And here it is. Guinea pig gambling. The rodent is masked under a tin can, people place their money on a numbered hutch, the big reveal is made and we wait to see which hole the furry thing runs to for shelter, no doubt to hide from the squealing bystanders. I’m not sure this is particularly kind pastime for the creature but I guess its better than the guinea pigs in Cusco, Peru. I remember walking by a restaurant there stopping to admire the cuddly crew of guinea pigs in a delightful enclosed pen only to realise they were kept for cooking and were on the menu for dinner that evening!
On the way home I munch on a malasadas fresh from baking in the open air and where the dough has been stretched and worked to provide this tasty donut Portuguese style. For the full recipe go to Maria and Lisa’s lovely blog celebrating Portuguese food and heritage. Portuguese Diner.
When I was a child my favourite stories were Heidi, Little Women and The Secret Garden. Why they were my favourites I will go into later, but for now I will focus on Heidi. A little girl in Switzerland sent to live with her grandfather on a mountain.
The appeal of the story to my 7 year old self was the idea of running freely up and down green pathways breathing in clean alpine air. If you aren’t familiar with the character, Heidi, she gets to drink fresh goat’s milk and eat and appreciate really good cheese. The descriptive writing from author Johanna Spyri made me want to have the same experience and taste really great dairy. As Heidi acclimatises to mountain living she grows in health and vitality and she gets to build a relationship with her grandfather, make new friends and generally feel better with life.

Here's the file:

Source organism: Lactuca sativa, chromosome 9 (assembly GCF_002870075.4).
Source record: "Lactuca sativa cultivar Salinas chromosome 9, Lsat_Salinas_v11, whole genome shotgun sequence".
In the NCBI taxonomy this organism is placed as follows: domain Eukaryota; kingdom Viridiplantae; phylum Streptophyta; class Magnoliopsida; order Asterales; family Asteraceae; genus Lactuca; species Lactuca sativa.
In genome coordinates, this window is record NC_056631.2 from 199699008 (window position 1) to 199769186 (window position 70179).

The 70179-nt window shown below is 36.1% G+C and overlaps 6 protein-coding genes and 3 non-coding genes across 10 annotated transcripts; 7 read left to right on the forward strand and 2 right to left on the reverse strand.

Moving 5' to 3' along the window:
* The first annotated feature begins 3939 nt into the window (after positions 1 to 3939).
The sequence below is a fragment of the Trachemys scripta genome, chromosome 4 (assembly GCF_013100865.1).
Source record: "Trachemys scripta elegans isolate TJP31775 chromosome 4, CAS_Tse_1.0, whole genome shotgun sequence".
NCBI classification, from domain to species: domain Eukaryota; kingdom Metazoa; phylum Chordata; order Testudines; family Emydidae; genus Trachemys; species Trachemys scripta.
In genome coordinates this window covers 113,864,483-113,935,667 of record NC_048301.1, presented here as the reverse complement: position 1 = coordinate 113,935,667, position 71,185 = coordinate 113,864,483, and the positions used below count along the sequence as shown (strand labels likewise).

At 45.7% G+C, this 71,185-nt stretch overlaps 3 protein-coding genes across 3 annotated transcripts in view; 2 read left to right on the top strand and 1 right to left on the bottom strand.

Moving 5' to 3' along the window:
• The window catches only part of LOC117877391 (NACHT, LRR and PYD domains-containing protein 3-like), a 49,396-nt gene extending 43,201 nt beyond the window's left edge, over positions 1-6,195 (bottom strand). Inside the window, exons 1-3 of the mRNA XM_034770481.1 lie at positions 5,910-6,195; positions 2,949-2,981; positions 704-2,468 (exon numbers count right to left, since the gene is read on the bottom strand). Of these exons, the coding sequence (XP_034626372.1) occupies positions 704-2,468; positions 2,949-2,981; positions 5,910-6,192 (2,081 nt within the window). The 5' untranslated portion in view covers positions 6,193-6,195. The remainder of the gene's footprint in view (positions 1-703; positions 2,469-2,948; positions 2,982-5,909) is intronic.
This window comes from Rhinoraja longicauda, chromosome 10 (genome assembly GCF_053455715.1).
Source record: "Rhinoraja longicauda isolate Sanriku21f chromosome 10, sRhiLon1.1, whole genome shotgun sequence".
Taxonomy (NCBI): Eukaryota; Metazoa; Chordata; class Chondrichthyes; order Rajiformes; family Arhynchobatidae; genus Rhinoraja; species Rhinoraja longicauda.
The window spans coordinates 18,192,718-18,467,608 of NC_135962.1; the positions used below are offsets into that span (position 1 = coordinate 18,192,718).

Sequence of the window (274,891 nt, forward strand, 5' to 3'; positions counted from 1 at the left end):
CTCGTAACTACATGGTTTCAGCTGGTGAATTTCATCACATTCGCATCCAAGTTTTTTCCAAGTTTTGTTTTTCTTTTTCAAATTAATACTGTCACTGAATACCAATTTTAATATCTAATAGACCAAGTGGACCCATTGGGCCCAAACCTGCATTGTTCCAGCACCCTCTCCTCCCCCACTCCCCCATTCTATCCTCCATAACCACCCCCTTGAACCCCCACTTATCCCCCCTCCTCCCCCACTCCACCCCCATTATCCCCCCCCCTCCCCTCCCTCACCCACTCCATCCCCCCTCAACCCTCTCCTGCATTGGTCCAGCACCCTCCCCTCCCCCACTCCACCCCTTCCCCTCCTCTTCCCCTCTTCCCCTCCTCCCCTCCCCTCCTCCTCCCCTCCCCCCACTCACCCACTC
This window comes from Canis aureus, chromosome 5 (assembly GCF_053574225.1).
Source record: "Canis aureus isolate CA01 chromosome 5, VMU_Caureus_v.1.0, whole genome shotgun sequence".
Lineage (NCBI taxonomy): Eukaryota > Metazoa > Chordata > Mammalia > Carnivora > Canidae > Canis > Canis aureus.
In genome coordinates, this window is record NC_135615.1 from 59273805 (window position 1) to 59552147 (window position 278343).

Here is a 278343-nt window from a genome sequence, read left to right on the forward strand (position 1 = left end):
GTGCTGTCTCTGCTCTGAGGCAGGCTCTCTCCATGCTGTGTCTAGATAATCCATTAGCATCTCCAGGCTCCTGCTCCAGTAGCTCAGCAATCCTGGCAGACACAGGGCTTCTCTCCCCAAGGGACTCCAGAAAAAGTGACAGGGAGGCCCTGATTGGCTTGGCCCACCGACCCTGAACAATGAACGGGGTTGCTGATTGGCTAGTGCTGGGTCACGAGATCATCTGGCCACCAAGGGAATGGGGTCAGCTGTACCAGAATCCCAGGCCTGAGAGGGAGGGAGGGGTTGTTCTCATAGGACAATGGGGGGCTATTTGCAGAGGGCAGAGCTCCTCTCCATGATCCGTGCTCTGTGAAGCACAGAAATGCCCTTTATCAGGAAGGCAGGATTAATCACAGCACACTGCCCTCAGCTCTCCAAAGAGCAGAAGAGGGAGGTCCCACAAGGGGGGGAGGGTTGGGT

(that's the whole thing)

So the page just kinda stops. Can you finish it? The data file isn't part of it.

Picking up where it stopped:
The story of Heidi came back to me one day a few weeks after relocating from Dubai to the mountains of the Algarve, Portugal. Putting my trainers on to take my dog Shakespeare for a walk I looked up from my laces at the house I’m renting, the slanted wood rafters in the ceiling, the wood burner and the view out from the terrace. In the words of John Lennon, ‘you may say I’m a dreamer but I’m not the only one’ it was like the story I read countless times as a child that imprinted on my mind and here I was living on a mountain, lured by the idea of a clean environment and healthy living. As I look out over a vista of pine, eucalyptus and oak trees I feel a sense of wellbeing. Follow my journey as I embark on a new chapter sharing insights, observations and stories on what moves and motivates, heals and nourishes.
My Top Three Children’s Stories
Heidi, Little Women, The Secret Garden.
They all focus on loss, relationships, transformation, healing and eventually happiness (because every good story has to end this way, right?). And two of the stories are about the healing power of nature (and strangely coincidental, two of these stories see an invalid child walk again!).
Make what you will of my literary and musical choices and the connections I make and I hope you will share your thoughts and experiences with me here too.